History

Nottingham Bikeworks began life back in 2013 when founder Tom Barber started repairing customers’ bikes in his own garage alongside working freelance as a cycle mechanic and instructor. He soon realised there was an opportunity in the city to launch a much more ambitious community focussed bike-recycling and teaching workshop. The hunt for suitable premises took months but when Tom first walked into Ayr Street Workshops, an old industrial Victorian mill in the Arboretum he knew this was the place. Owned by the City Council, it was in a poor state of repair, much of it having sat empty for years, but with high ceilings and great natural light it was an ideal space and, most importantly of all, just about affordable. We took up the lease in October 2014 and Nottingham Bikeworks proper was born. With fellow local bike nut Anthony Hopwood now on board and a group of amazing volunteers, the first few weeks were spent frantically cleaning, painting and building.

When it came to equipping the workshop we approached Raleigh, an iconic Nottingham industry, whose first factory back in the 1880s was located a stone’s throw from our premises. They generously provided us with professional quality tools at a brilliant price and within a few weeks the Raleigh Community Workshop, still the beating heart of Nottingham Bikeworks was ready for spannering. Within a couple of weeks we launched the first of our workshops for the refugee community that still continue to this day.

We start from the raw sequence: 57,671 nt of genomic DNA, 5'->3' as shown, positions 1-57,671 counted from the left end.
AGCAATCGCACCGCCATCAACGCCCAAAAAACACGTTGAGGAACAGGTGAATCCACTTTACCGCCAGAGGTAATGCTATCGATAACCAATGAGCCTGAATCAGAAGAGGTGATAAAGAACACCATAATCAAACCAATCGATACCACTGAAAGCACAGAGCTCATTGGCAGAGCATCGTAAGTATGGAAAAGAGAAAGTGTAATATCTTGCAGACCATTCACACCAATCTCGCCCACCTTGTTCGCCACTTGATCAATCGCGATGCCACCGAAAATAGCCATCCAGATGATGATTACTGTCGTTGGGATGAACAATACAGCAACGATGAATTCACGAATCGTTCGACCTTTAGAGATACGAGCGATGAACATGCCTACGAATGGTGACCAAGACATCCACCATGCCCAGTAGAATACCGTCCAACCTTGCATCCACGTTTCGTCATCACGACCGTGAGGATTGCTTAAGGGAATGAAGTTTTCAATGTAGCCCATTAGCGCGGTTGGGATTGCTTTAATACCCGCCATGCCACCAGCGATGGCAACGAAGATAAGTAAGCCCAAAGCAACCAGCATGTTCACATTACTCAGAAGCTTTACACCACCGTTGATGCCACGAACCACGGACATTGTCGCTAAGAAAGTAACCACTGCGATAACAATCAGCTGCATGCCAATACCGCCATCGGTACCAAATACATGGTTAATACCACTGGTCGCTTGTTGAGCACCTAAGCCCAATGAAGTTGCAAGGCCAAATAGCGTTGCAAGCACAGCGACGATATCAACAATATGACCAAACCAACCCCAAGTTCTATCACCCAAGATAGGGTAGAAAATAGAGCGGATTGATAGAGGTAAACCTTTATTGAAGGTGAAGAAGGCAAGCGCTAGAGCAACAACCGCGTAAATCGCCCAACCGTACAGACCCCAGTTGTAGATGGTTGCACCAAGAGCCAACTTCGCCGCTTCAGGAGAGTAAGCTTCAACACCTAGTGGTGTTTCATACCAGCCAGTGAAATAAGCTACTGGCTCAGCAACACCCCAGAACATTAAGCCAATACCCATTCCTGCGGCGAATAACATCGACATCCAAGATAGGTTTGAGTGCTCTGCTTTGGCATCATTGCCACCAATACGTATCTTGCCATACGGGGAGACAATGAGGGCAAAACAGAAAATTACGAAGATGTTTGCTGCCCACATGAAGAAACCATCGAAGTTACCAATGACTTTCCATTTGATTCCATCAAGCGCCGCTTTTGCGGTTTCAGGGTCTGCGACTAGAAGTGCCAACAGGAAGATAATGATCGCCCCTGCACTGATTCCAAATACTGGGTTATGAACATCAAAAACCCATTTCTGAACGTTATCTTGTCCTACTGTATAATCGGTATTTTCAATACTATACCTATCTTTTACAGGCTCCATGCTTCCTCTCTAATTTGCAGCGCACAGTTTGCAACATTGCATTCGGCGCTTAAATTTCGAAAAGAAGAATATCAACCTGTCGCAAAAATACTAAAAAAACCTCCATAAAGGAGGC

Over time we have worked hard to improve and develop the premises and though we don’t pretend its slick or glossy it does provide a friendly and welcoming space for all members of the community.

In 2017 we had the chance to take on an adjacent single story extension, which had been even more neglected than the main building. After shedding a quantity of blood, sweat and tears, by summer of 2018 this new self-contained space, christened ‘The Bikery’, was finally ready for action. It provides a second smaller workshop, a fully accessible toilet and a break-out/ kitchen area and will allow us to really expand our range of activities especially our training and education programmes and the provision of a drop-in workshop sessions where anybody can come in and fix their own bikes. And of course, knock up even more food and drink, an indispensable part of all we do at Nottingham Bikeworks.